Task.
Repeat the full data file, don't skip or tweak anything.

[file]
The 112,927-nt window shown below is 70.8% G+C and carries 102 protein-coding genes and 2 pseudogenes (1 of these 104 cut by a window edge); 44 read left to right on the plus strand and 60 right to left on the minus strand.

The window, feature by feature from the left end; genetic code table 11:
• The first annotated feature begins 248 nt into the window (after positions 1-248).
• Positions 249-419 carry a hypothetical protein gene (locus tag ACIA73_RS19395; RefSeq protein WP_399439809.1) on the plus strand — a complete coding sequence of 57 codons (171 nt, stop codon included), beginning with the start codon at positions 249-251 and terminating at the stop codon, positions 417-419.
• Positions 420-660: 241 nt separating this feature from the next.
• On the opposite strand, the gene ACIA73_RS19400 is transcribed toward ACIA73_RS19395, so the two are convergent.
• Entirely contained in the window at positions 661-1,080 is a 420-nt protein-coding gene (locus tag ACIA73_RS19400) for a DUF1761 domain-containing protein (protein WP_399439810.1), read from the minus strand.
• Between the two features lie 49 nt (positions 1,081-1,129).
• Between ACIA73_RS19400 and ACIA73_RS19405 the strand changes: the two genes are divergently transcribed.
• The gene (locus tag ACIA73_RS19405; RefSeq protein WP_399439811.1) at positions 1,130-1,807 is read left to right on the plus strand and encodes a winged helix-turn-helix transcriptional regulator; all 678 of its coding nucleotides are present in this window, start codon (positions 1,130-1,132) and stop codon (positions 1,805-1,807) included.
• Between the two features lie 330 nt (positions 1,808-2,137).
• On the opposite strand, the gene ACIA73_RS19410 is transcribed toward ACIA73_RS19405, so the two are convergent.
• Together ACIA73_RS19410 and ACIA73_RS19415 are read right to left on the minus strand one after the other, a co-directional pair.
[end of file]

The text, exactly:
The 112,927-nt window shown below is 70.8% G+C and carries 102 protein-coding genes and 2 pseudogenes (1 of these 104 cut by a window edge); 44 read left to right on the plus strand and 60 right to left on the minus strand.

The window, feature by feature from the left end; genetic code table 11:
• The first annotated feature begins 248 nt into the window (after positions 1-248).
• Positions 249-419 carry a hypothetical protein gene (locus tag ACIA73_RS19395; RefSeq protein WP_399439809.1) on the plus strand — a complete coding sequence of 57 codons (171 nt, stop codon included), beginning with the start codon at positions 249-251 and terminating at the stop codon, positions 417-419.
• Positions 420-660: 241 nt separating this feature from the next.
• On the opposite strand, the gene ACIA73_RS19400 is transcribed toward ACIA73_RS19395, so the two are convergent.
• Entirely contained in the window at positions 661-1,080 is a 420-nt protein-coding gene (locus tag ACIA73_RS19400) for a DUF1761 domain-containing protein (protein WP_399439810.1), read from the minus strand.
• Between the two features lie 49 nt (positions 1,081-1,129).
• Between ACIA73_RS19400 and ACIA73_RS19405 the strand changes: the two genes are divergently transcribed.
• The gene (locus tag ACIA73_RS19405; RefSeq protein WP_399439811.1) at positions 1,130-1,807 is read left to right on the plus strand and encodes a winged helix-turn-helix transcriptional regulator; all 678 of its coding nucleotides are present in this window, start codon (positions 1,130-1,132) and stop codon (positions 1,805-1,807) included.
• Between the two features lie 330 nt (positions 1,808-2,137).
• On the opposite strand, the gene ACIA73_RS19410 is transcribed toward ACIA73_RS19405, so the two are convergent.
• Together ACIA73_RS19410 and ACIA73_RS19415 are read right to left on the minus strand one after the other, a co-directional pair.